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A High Yield Oil & Gas Portfolio

December 20, 2013 | About:
fedezaldua

Fede Zaldua

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Even when the Federal Reserve has already decided to start diminishing the rate at which its buying securities, interest rates are still at record low levels. Hence, its still very tough to get decent yields through buying high grade bonds with maturities below 15 years. If rates start going up, high grade bond prices should plunge, and this makes them risky at current market prices. On the other hand, we can find most international corporations increasing their cash returns to shareholders through dividends and buybacks. Here I chose three high quality oil and gas stocks that are poised to keep paying high cash dividend yields.

A Dividend King

Royal Dutch Shell (RDS.A) has never cut its dividend in over 70 years and its current dividend yield, at 5.2%, is one of the highest among peers, as its the company's main way to returning cash to shareholders. The company has distributed over $11 billion of dividends in the last twelve months, including the scrip dividend, which accounted for 44% in the second quarter this year.

In addition, the company is on track to complete $5 billion of buybacks before 2013 comes to an end. On the other hand, Shell's new projects are expected to generate operating cash flows of $175 billion at $80 Brent and $200 billion at $100 Brent into 2015. This means the company will be able to increase its operating cash flow by 30% to 50% over the 2008 to 2011 average. Shell, which is held by Scott Black, trades at 2014 8.57 times earnings and 5 times EV/EBITDAX.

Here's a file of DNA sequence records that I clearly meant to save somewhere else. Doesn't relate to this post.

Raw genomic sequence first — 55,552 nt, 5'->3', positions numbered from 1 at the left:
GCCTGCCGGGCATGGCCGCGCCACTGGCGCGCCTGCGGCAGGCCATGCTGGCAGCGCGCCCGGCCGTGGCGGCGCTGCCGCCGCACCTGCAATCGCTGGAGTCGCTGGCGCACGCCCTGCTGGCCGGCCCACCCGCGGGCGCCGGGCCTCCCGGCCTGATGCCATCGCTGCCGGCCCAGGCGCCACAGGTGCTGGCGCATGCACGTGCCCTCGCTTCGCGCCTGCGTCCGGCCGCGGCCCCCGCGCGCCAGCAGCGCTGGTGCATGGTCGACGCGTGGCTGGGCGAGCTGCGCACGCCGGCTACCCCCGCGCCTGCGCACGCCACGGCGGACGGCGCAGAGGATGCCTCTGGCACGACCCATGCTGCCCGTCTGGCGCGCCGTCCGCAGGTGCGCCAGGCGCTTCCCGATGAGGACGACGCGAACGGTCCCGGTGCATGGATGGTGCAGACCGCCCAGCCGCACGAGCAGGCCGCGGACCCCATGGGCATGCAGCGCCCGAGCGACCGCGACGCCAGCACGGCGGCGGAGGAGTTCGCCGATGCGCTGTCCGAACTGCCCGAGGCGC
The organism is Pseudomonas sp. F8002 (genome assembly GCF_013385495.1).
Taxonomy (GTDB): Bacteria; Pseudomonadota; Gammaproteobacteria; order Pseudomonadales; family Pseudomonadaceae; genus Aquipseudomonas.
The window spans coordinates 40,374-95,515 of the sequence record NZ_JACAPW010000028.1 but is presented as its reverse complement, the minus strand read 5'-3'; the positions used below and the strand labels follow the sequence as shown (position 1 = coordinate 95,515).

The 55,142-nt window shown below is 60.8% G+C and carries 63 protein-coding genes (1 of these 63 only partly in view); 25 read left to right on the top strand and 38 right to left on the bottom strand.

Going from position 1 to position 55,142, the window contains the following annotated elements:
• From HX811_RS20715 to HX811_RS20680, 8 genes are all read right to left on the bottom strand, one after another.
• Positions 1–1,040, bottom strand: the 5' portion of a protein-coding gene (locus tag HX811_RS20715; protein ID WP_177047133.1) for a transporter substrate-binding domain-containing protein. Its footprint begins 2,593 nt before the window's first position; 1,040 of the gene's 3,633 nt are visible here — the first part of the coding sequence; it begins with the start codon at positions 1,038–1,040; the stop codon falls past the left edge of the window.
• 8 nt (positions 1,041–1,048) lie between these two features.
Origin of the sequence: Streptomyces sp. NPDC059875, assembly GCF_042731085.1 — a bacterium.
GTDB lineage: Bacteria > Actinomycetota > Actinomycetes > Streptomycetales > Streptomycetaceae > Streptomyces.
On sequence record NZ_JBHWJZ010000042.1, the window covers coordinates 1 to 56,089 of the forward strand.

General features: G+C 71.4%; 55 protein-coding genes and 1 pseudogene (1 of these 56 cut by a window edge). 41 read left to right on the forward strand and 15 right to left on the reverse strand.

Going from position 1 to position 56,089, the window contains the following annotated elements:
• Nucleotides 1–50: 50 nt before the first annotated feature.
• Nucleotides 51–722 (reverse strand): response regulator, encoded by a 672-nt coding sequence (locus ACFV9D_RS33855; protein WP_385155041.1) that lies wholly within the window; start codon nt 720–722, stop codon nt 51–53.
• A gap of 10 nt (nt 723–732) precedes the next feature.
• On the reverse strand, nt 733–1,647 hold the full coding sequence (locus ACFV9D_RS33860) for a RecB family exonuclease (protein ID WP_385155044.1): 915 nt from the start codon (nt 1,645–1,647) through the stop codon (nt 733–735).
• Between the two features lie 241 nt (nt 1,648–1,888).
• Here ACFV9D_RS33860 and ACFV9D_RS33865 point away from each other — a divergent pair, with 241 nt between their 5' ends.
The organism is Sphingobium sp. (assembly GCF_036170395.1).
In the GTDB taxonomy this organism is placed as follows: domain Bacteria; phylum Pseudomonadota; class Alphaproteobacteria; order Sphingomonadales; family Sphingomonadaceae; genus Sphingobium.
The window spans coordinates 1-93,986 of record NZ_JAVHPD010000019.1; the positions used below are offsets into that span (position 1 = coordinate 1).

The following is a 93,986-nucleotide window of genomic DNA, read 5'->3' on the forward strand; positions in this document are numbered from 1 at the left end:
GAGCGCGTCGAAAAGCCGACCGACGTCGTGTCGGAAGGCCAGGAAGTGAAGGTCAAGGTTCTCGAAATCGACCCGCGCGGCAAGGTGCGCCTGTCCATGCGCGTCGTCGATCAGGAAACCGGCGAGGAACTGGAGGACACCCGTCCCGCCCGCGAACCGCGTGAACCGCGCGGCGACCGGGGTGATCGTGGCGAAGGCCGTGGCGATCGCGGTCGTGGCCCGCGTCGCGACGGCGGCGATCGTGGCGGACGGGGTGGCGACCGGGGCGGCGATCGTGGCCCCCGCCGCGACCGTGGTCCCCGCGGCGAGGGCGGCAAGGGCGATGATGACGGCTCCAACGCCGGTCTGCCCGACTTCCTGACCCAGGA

Cash Returns Will Drive Performance

British Petroleum (BP) is now recovering fast from the 2010 Gulf of Mexico incident that erased well over $40 billion from the oil major's market capitalization. Now, the company expects cash margins from its major projects starting up in 2014 to be twice the average of it current portfolio. The company has recently decided to increase its quarterly dividend by 5.6% and use $10 billion from additional asset sales to increase distributions to shareholders in the coming two years – mostly through buybacks. According to most analysts, British Petroleum shall pay a 5% dividend yield in 2014 and the company should be able to keep increasing its cash payout at the current pace. Held by Baupost's Seth Klarman, British Petroleum sells for 2014 8.8 times earnings and times 5.3 times EV/EBITDAX.

The Italian Cash Cow

Eni (E) is an authentic cash cow for its shareholders. I believe the company will be able to sustain a greater than 6% cash dividend yield in 2014 even when the company's estimated 2015 free cash flow (FCF) yield is at just 4%. Asset sales as well as high oil prices should help the company meet its capex requirements and to continue giving back cash to shareholders through dividends. The recent sale of its stake in Sever Energia to the Novatek-GazpromNeft Joint Venture represents a clear hint into the company's strategy. After all, Eni's portfolio has several high quality disposal candidates which could attract the industry's interest – the first disposal candidate that comes to my mind is the remaining 8% stake Eni owns in Galp. The Italian oil and gas leader, which is held by Tom Gayner, sells for 12.5 times 2014 earnings and 5.5 times EV/EBITDAX.

Bottom Line

If you were to build a portfolio just with these three stocks you would own a portfolio which pays an increasingly high yield thanks to rock-solid companies that are constantly ameliorating their operating cash flows. Overall, I think your money would be safer here than in any 10-year high grade bond trading well above par.


Rating: 2.4/5 (5 votes)

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